The Democrats “set out to trim billions of dollars in prospective Medicare spending but used the money to expand health care for others rather than to extend the life of Medicare itself.” In addition, he argued that the idea of not raising taxes on any family making less than $250K means that we will try to solve our problems by having 5% of taxpayers shoulder the entire burden.

    He concluded that we must ultimately decide that our tax system has to change (we can’t have the top 1% paying more than the bottom 95%) and we have to think about how we think about retirement (we can’t afford Social Security and Medicare).

    My comment to all this is “amen.” I am convinced that if you believe one political party is good and the other is bad, you’re a fool. Without question, there are issues on which one party is worse than the other. But we got into this terrible predicament as a result of the acts of both parties. Eventually, I plan on asking you all to join my party…the “Against Party.” If a politician thinks something is a good idea, I’m probably against it.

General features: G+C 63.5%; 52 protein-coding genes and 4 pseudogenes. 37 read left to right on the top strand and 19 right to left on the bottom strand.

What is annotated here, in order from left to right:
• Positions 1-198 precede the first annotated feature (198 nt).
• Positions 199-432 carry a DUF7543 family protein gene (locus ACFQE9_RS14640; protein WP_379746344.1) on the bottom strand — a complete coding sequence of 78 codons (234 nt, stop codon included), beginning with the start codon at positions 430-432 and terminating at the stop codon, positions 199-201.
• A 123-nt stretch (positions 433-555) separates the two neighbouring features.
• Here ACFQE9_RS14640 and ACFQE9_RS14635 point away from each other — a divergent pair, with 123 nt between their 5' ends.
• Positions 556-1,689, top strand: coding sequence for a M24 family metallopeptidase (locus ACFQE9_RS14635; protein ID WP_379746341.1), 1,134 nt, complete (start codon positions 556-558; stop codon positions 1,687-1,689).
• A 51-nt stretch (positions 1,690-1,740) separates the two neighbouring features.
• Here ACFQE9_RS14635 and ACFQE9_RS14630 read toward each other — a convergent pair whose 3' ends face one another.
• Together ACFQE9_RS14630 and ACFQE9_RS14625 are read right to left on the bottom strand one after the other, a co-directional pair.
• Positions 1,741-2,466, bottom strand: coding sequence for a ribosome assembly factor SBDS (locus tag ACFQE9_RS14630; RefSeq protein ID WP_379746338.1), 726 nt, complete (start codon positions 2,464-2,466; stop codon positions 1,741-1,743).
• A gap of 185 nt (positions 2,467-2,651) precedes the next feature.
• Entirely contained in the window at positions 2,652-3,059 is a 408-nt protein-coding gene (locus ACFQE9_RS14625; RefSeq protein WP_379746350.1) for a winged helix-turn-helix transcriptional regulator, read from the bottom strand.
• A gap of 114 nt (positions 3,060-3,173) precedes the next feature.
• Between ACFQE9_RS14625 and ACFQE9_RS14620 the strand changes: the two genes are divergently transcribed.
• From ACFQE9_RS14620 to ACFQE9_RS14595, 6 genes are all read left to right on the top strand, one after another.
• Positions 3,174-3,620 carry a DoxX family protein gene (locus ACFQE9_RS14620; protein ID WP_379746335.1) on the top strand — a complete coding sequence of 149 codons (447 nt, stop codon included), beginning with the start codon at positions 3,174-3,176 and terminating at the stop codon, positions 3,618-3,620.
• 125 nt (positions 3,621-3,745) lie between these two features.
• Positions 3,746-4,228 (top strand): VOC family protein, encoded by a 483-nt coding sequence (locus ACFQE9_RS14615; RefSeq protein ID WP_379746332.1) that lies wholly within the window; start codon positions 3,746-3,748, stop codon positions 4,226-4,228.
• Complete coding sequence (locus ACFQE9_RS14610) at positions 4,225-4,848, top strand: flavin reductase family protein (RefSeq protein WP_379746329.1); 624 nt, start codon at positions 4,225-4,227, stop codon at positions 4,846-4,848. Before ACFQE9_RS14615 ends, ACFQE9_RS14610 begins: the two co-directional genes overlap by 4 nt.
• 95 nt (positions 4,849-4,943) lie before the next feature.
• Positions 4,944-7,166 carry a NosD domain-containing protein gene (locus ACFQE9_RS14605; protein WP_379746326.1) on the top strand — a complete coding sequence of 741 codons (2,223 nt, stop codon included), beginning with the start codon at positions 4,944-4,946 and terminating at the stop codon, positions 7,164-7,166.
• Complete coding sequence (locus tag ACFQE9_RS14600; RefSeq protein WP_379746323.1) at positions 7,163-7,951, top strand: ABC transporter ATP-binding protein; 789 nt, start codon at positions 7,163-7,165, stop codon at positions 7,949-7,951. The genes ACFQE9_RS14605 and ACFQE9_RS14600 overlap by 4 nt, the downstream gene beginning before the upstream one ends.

4. obama, like clinton & bush, is presiding over the early stages of the decline of the american empire. it was simply masked with the credit economy during the clinton & bush years. obama, whether wittingly or unwittingly is laying the social framework necessary to catch the continual decline coming in the next 2 decades in the u.s and break the fall as best as it can be. Living standards as well as the psyche of the american dream will decline rapidly in the coming 2 decades. Place your money carefully in the economies of China & India. But once that downturn ends its cycle many years later, America will be the bargain of a lifetime.

  5. Ah - the post-american world, interesting take. Have you packed your bags yet ? I agree with you, although Clinton did preside when America created innovative and world-changing inventions such as ecommerce and internet technologies. If the US companies doesn't find other huge markets, the US will be continually climbing from the bottom of the well of the debt and tax burdens it has built for itself.